If you live in a “cold country” you may wonder if aquaponics is possible. It is a very legitimate question as when we talk about aquaponics we often talk about tropical fish such as tilapia and barramundi. We know for fact that aquaponics is giving good results in warm countries but what about cold water aquaponics?
First it is important to specify what we are talking about. Warm and cold are very subjective… In this article I will consider warm water anything above 15oC and therefore cold water will be anything below 15oC. Keeping an aquaponics ecosystem in temperatures below 15oC will have several specificity:

Adapted population
The fish and plant population will need to be adapted to those temperatures. We will obviously not be able to grow tropical fish in those conditions. Generally the temperature can fall close to 0oC in winter so the fish need to be very well adapted in order to survive to those condition. Trout is an excellent candidate to cold water aquaponics as they are considered as a cold water fish. Other fish such as carps and red fin are also able to survive in those extreme condition. An easy way to qualify adapted fish is to find out what type of species are naturally growing in the local rivers, lacks and dams. Another option is to see if there is an existing fish farm around and to go and see what type of fish they are growing. You can also ask if there is a possibility to buy fish fingerlings (baby fish).

Slower bacteria activity
The bacteria metabolism is dependent on the water temperature. In cold water the bacteria are a bit slower and are not going to be as efficient as in warm temperature condition. The biomass (quantity) of bacteria necessary to transform the ammonia into nitrate will be higher. The cycling process (time necessary for the bacteria to colonize the media at the start a new ecosystem) will also take longer than in warm water.

Lower productivity
The whole productivity of the system is also lower. Indeed the fish and the plants are growing slowly in cold temperatures. Generally speaking (depending on species grown) the growth will be significative only in summer during the warmest months when the temperature increase above 10oC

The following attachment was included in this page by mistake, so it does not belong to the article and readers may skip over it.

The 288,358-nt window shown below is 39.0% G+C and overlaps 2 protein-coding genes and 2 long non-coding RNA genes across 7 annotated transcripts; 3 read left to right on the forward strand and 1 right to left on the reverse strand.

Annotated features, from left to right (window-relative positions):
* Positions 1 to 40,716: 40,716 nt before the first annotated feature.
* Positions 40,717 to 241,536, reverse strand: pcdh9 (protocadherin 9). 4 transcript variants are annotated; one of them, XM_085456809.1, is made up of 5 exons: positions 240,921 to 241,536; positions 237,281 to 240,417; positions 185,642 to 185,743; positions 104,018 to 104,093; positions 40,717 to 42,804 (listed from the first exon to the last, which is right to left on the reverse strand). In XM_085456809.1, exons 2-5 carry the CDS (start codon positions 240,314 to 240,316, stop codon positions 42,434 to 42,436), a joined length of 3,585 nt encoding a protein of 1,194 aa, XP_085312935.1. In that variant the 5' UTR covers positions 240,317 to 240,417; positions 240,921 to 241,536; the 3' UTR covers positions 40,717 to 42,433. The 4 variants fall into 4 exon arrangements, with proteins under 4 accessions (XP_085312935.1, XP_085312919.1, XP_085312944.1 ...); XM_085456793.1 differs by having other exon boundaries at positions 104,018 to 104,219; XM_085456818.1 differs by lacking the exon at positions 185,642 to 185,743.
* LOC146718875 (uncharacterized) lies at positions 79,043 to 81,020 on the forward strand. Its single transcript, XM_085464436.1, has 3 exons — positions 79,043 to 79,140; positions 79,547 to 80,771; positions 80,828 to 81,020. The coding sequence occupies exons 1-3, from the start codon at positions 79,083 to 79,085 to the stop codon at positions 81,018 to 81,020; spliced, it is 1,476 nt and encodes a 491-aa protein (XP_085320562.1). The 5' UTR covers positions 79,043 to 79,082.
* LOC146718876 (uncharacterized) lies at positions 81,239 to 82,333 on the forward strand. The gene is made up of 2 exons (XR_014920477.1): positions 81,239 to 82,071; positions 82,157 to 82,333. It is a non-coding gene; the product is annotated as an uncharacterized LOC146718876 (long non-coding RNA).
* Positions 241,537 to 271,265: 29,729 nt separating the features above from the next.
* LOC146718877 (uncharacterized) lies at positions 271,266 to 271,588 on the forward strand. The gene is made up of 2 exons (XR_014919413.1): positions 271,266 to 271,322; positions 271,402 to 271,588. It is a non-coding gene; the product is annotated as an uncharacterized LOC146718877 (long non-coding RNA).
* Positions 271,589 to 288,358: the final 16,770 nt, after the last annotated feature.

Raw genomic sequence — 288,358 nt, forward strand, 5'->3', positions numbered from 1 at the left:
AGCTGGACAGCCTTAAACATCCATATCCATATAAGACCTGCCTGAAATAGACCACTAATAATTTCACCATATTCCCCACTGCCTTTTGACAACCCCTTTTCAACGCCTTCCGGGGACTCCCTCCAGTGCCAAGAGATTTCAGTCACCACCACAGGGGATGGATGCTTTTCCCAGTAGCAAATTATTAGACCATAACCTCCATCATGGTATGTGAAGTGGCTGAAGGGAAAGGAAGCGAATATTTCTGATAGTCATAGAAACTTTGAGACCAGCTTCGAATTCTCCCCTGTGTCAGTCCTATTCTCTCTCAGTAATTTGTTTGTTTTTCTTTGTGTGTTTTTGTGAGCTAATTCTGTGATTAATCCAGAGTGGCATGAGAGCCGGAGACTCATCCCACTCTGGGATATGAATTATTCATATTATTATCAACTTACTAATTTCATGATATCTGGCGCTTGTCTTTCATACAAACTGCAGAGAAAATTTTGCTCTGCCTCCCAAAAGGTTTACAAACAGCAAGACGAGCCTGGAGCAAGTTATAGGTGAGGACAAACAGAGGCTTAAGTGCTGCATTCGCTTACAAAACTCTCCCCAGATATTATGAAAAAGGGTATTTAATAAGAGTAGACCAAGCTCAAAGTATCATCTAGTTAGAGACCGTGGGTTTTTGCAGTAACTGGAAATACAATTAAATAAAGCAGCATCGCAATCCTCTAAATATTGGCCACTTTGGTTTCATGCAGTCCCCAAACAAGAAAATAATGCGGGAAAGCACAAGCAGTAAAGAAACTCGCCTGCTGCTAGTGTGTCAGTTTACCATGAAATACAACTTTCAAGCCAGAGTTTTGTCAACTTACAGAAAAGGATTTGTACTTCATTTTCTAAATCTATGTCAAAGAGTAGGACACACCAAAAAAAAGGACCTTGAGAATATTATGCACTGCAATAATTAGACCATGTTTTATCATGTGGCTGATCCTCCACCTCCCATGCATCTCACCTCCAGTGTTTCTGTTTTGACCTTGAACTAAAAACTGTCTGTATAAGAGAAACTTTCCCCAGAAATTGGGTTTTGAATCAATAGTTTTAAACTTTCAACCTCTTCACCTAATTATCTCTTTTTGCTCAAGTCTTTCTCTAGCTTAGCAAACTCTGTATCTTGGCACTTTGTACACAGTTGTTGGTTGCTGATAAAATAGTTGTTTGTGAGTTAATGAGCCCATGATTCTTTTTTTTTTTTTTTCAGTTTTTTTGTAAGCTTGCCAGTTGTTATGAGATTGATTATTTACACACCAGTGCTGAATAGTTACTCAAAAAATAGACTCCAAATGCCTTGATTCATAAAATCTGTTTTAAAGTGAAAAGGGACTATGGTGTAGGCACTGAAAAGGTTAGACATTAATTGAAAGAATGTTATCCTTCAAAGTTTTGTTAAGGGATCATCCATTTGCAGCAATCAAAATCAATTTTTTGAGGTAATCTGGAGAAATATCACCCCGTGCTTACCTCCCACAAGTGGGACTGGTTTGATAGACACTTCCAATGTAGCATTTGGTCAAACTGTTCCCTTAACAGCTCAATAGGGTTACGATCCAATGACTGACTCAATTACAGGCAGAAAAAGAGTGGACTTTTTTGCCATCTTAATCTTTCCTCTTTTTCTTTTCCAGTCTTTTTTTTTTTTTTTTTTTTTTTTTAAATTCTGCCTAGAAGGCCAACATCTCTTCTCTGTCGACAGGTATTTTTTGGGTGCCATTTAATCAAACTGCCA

Risk
The risk in cold water aquaponics is to have the water that freeze in winter and to damage the equipment (pipes, tanks, pump) and to lose the fish.

Options
Different options will allow you to avoid or minimize those problems. The first of them is to cover the tank during the night to insulate the water from the cold.
If you know that the water will freeze you can use swimming pool floats to protect the tank. Those floats will actually absorb the pressure coming from the ice and avoid the tanks to break. I highly recommend it.
If you leave in a country where the air temperature drops below minus 20oC I highly recommend to insulate the tank with materials such as polystyrene sheets or even to dig your fish tank inground. The aim is to keep the lowest water layers warmer even if the surface is frozen.
When you know that the water will freeze during winter it is important to remove the pump and pipes. It will avoid this equipment to be damaged. If you have a low fish density they will be able to survive through winter even if the top of the pond is frozen as long as the bottom of the tank is still liquid.
It is obvious that we will stop feeding the fish in those conditions.

Green house aquaponics
If you have the budget, the best option is to place your aquaponics system into a greenhouse. It will extend the productive season and there are some ways to heat the water in order to stay productive the whole year round.
Solar heating system
It is possible to use a solar heating systems to heat the greenhouse. There are different types of solar heating options but the most efficient options are generally costly.

Compost heater
Another technique that I would recommend is to use a compost heater. In certain condition the compost can heat and generate a significant quantity of energy. It is possible to run the water pipes coming from the water pump inside the compost. This will heat the water for free and allow the system to remain productive even during the coldest months.

Climate battery greenhouse
We developed this topic in details in another post. It is possible to run pipes into the basement of the greenhouse and to circulate the air of the greenhouse into the soil during the day so that the soil will heat. The same process is done during the day and the heat from loaded into the soil during the day will be released during the night and keep the temperature acceptable. It will avoid the drops of temperature during the night.

Conclusion
Even if aquaponics is more productive in warm water than cold water, it is still possible to use this technique in cold condition. The system will be more productive during summer but with a greenhouse and a heater (compost heater) it is possible to build a system productive all year around. Aquaponics remains a very interesting option in cold countries as it will always remain more productive as a classic garden placed in the same conditions. With the apparition of new technologies we can imagine a new system with heating and lighting for the coldest months of the year that remain sustainable and ecofriendly :).

Welcome here! If you are new, you will probably be interested to discover Jonathan’s six steps to build and manage an Aquaponics system. Click here to access for free! Thanks and good reading 🙂